Both experts and the public rated Canada and Great Britain higher than the United States. The United States’s closest “democratic neighbor” is Israel, which falls below the United States according to the experts, but just barely above it among the public. The full set of ratings indicates that the experts and the public largely see the world the same way (on average).
These country ratings correspond closely with other expert judgments: Freedom House’s Freedom in the World 2018 report and The Economist’s Intelligence Unit’s 2017 Democracy Index. Both largely corroborate our cross-country comparisons. The Freedom House report rates every country on a 100-point scale as well. The figure below contrasts our mean expert survey score for each country with Freedom House’s rating. The indices track closely. Among non-democratic regimes, the numbers match nearly perfectly, though our experts are more circumspect about democratic quality at the high end of the scale than is Freedom House. We observe a similarly strong correlation between the Economist Intelligence Unit’s scores and our expert ratings, though in that case our expert ratings are lower across the board (see appendix Figure A2).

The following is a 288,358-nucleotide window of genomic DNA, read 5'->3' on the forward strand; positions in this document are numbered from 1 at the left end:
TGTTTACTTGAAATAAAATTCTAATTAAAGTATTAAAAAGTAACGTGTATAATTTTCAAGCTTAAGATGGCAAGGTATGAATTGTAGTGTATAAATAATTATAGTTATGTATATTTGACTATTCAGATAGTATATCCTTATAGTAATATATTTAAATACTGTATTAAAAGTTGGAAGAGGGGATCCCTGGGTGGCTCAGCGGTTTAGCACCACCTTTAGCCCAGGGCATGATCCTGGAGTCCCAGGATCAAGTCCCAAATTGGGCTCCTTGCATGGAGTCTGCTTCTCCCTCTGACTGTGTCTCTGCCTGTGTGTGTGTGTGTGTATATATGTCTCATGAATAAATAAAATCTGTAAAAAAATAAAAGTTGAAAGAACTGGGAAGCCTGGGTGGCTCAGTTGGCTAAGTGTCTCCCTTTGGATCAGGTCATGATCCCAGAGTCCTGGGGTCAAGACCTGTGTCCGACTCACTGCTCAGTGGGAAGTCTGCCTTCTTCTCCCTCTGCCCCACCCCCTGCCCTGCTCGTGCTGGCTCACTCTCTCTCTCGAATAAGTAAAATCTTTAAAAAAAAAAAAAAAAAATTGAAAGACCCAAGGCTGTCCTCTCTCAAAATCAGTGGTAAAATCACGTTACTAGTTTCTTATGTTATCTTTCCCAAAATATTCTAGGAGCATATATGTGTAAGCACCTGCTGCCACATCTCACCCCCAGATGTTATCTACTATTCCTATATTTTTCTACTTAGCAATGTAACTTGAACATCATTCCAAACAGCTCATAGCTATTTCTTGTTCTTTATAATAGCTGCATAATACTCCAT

What about the public’s assessments of democracy around the world? The next figure breaks out ratings from President Trump’s approvers and disapprovers on our public survey. For many countries — including Great Britain, Turkey, China, Venezuela, and North Korea — the two groups’ ratings are essentially the same. For others, they diverge sharply. Trump supporters rate democracy in Israel 16 points higher than do his critics. They also rate the United States, the Philippines and Russia higher by about 10 points, and Saudi Arabia higher by seven. Trump’s critics, by contrast, rate U.S. neighbors Canada and Mexico higher than the president’s supporters do. Perhaps it is not surprising that Trump’s supporters view American democracy as stronger than his critics. But, when Trump speaks favorably of autocrats like Russian President Vladimir Putin, Philippine President Rodrigo Duterte, and Saudi Crown Prince Mohammed bin Salman, and denigrates the governments of America’s closest allies, his supporters at home also appear to adjust their perceptions accordingly.